close
Advertisement
Can't connect right now! retry

add The News to homescreen

tap to bring up your browser menu and select 'Add to homescreen' to pin the The News web app

Got it!

add The News to homescreen

tap to bring up your browser menu and select 'Add to homescreen' to pin the The News web app

Got it!

Measuring the effects

Opinion

November 21, 2020

The continuing demolitions in Wadi Hummus, and most recently the case of Khirbet Humsa, underline the need to create additional tools to put at the disposal of Palestinians to better record and then challenge the damage being wrought upon them. They reinforce the need to document and expose the costs of colonisation on the international stage. This should go beyond measuring just the transactional economic costs on gross domestic product (GDP) and gross national income (GNI) of the Israeli occupation, which the World Bank is already doing because such economy-focused efforts ignore the human context.

The United Nations Conference on Trade and Development (UNCTAD) and United Nations Economic and Social Commission for Western Asia (UN-ESCWA) recently took important steps to document and expose the real cost of Israel’s colonialism and occupation. Yet, these efforts need to be expanded. This includes reaching out to more of the countless Palestinian analysts who are better equipped to measure these costs than outside experts. Efforts to document and expose all costs of Israel’s colonialism should also include recording and sharing the personalised experiences of its victims. Any accounting that ignores the psychological and emotional scars, just because they are difficult to translate into numbers, or uncomfortable to acknowledge, will remain short-sighted and ineffective.

This information can be used to slow colonialism’s impact and plan out a future recovery. It is critical to stress this will need to be accompanied by action by the international community to put a stop to further displacement and replacement. That step is also the only possible way to finally establish the conditions for Palestinians to build institutions, foster a stable economy and improve their social wellbeing. This is also imperative because colonisation should not be normalised, sponsored or sustained in a world governed by international law. Ending Israel’s displacement and replacement paradigm is critical to regional peace and stability, too.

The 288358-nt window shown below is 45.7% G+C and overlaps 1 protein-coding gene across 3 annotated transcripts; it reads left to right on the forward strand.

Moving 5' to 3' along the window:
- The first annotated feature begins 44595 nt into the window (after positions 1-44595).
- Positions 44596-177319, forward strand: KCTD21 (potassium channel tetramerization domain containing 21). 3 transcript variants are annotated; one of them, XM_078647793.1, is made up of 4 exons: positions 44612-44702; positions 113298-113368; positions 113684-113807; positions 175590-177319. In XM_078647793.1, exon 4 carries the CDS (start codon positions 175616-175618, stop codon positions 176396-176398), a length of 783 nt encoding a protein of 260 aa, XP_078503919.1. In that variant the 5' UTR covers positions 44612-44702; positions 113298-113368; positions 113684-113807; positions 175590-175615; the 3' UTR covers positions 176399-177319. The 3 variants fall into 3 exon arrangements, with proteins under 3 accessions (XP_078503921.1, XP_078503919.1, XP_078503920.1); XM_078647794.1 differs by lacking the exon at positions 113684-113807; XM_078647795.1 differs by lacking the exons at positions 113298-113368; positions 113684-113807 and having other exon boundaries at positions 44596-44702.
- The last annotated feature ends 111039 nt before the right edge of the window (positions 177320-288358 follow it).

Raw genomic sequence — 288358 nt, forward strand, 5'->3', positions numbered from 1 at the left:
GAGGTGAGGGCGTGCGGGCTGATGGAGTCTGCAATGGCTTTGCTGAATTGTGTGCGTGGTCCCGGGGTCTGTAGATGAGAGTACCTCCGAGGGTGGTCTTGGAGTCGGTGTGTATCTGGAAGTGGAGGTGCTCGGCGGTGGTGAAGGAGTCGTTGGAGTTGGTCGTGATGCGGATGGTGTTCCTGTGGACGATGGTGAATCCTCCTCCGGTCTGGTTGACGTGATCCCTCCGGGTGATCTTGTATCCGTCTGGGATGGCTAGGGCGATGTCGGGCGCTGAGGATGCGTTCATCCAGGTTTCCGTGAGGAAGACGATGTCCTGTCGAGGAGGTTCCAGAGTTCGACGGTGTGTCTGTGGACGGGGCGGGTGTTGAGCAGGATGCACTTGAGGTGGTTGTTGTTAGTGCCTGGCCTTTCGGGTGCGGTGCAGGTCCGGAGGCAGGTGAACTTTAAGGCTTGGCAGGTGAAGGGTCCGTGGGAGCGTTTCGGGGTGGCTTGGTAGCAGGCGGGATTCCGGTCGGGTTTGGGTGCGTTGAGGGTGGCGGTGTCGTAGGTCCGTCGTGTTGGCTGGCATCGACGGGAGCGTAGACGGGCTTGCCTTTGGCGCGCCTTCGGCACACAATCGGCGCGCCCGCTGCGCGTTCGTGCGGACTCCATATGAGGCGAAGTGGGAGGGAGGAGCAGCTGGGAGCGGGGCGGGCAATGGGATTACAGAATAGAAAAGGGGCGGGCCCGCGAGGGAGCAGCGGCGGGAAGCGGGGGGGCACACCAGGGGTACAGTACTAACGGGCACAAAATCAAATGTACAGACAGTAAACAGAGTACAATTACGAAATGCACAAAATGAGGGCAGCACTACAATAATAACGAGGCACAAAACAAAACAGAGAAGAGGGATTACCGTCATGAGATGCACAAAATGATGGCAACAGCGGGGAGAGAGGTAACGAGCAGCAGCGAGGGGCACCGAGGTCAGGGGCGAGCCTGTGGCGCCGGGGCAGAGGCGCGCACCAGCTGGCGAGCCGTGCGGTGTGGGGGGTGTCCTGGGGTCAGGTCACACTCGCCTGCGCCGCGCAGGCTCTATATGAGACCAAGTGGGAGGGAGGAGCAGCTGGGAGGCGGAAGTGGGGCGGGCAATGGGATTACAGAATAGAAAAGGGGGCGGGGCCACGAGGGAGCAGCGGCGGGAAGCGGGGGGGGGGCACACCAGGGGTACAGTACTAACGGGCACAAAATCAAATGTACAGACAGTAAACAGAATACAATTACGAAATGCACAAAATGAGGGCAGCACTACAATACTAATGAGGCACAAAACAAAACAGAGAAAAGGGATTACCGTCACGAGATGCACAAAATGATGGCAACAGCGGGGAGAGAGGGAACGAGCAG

Rather than holding Israel to account for its ongoing colonisation of Palestine, the international community’s most powerful actors are choosing to justify and rationalise its crimes against Palestinians. As a result, Israeli policies that blatantly violate human rights and international law are starting to be perceived as “normal” and even “righteous”. Colonisation is one of the most easily recognised forms of oppression in the world. However, to this day, the international community never truly acknowledged the colonial nature of Israel’s occupation and allowed it to violate international law with impunity.

Excerpted: ‘Peace in Palestine cannot be achieved amid unlawful demolitions’

Aljazeera.com